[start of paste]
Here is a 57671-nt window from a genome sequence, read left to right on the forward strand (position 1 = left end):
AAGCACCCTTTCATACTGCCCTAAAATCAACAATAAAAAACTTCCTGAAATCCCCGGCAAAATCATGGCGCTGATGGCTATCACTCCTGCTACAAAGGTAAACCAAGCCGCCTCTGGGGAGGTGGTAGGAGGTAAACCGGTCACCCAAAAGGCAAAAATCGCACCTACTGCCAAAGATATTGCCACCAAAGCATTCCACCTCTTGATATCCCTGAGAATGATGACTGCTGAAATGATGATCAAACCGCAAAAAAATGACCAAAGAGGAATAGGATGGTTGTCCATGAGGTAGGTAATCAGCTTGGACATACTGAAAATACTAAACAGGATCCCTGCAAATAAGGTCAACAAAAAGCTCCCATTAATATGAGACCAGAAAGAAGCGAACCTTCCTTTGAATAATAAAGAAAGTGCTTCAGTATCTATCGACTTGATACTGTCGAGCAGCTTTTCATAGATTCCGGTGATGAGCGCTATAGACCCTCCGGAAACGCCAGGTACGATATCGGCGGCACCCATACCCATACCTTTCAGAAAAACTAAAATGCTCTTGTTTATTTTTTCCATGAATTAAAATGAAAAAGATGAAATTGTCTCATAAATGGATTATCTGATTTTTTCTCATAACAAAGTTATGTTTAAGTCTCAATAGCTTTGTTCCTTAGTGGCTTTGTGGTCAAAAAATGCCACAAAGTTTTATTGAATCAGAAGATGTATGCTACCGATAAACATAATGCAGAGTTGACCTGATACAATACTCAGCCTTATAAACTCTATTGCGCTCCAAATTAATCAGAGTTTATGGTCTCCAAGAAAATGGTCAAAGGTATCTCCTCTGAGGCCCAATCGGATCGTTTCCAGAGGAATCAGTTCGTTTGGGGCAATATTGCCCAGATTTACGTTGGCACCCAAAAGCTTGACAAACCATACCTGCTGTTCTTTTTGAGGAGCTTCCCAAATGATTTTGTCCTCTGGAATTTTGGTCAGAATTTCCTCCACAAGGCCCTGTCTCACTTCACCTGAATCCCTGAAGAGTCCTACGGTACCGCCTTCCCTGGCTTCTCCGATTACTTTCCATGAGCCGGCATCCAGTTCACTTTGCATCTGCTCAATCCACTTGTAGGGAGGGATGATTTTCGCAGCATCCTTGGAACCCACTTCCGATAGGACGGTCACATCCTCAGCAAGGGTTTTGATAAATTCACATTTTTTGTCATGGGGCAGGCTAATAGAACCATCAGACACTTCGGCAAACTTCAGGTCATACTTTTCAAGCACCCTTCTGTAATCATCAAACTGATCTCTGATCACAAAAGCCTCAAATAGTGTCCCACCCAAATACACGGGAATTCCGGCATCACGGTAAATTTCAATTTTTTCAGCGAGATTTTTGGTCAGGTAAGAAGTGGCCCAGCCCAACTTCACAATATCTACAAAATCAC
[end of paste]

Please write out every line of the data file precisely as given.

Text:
Here is a 57671-nt window from a genome sequence, read left to right on the forward strand (position 1 = left end):
AAGCACCCTTTCATACTGCCCTAAAATCAACAATAAAAAACTTCCTGAAATCCCCGGCAAAATCATGGCGCTGATGGCTATCACTCCTGCTACAAAGGTAAACCAAGCCGCCTCTGGGGAGGTGGTAGGAGGTAAACCGGTCACCCAAAAGGCAAAAATCGCACCTACTGCCAAAGATATTGCCACCAAAGCATTCCACCTCTTGATATCCCTGAGAATGATGACTGCTGAAATGATGATCAAACCGCAAAAAAATGACCAAAGAGGAATAGGATGGTTGTCCATGAGGTAGGTAATCAGCTTGGACATACTGAAAATACTAAACAGGATCCCTGCAAATAAGGTCAACAAAAAGCTCCCATTAATATGAGACCAGAAAGAAGCGAACCTTCCTTTGAATAATAAAGAAAGTGCTTCAGTATCTATCGACTTGATACTGTCGAGCAGCTTTTCATAGATTCCGGTGATGAGCGCTATAGACCCTCCGGAAACGCCAGGTACGATATCGGCGGCACCCATACCCATACCTTTCAGAAAAACTAAAATGCTCTTGTTTATTTTTTCCATGAATTAAAATGAAAAAGATGAAATTGTCTCATAAATGGATTATCTGATTTTTTCTCATAACAAAGTTATGTTTAAGTCTCAATAGCTTTGTTCCTTAGTGGCTTTGTGGTCAAAAAATGCCACAAAGTTTTATTGAATCAGAAGATGTATGCTACCGATAAACATAATGCAGAGTTGACCTGATACAATACTCAGCCTTATAAACTCTATTGCGCTCCAAATTAATCAGAGTTTATGGTCTCCAAGAAAATGGTCAAAGGTATCTCCTCTGAGGCCCAATCGGATCGTTTCCAGAGGAATCAGTTCGTTTGGGGCAATATTGCCCAGATTTACGTTGGCACCCAAAAGCTTGACAAACCATACCTGCTGTTCTTTTTGAGGAGCTTCCCAAATGATTTTGTCCTCTGGAATTTTGGTCAGAATTTCCTCCACAAGGCCCTGTCTCACTTCACCTGAATCCCTGAAGAGTCCTACGGTACCGCCTTCCCTGGCTTCTCCGATTACTTTCCATGAGCCGGCATCCAGTTCACTTTGCATCTGCTCAATCCACTTGTAGGGAGGGATGATTTTCGCAGCATCCTTGGAACCCACTTCCGATAGGACGGTCACATCCTCAGCAAGGGTTTTGATAAATTCACATTTTTTGTCATGGGGCAGGCTAATAGAACCATCAGACACTTCGGCAAACTTCAGGTCATACTTTTCAAGCACCCTTCTGTAATCATCAAACTGATCTCTGATCACAAAAGCCTCAAATAGTGTCCCACCCAAATACACGGGAATTCCGGCATCACGGTAAATTTCAATTTTTTCAGCGAGATTTTTGGTCAGGTAAGAAGTGGCCCAGCCCAACTTCACAATATCTACAAAATCAC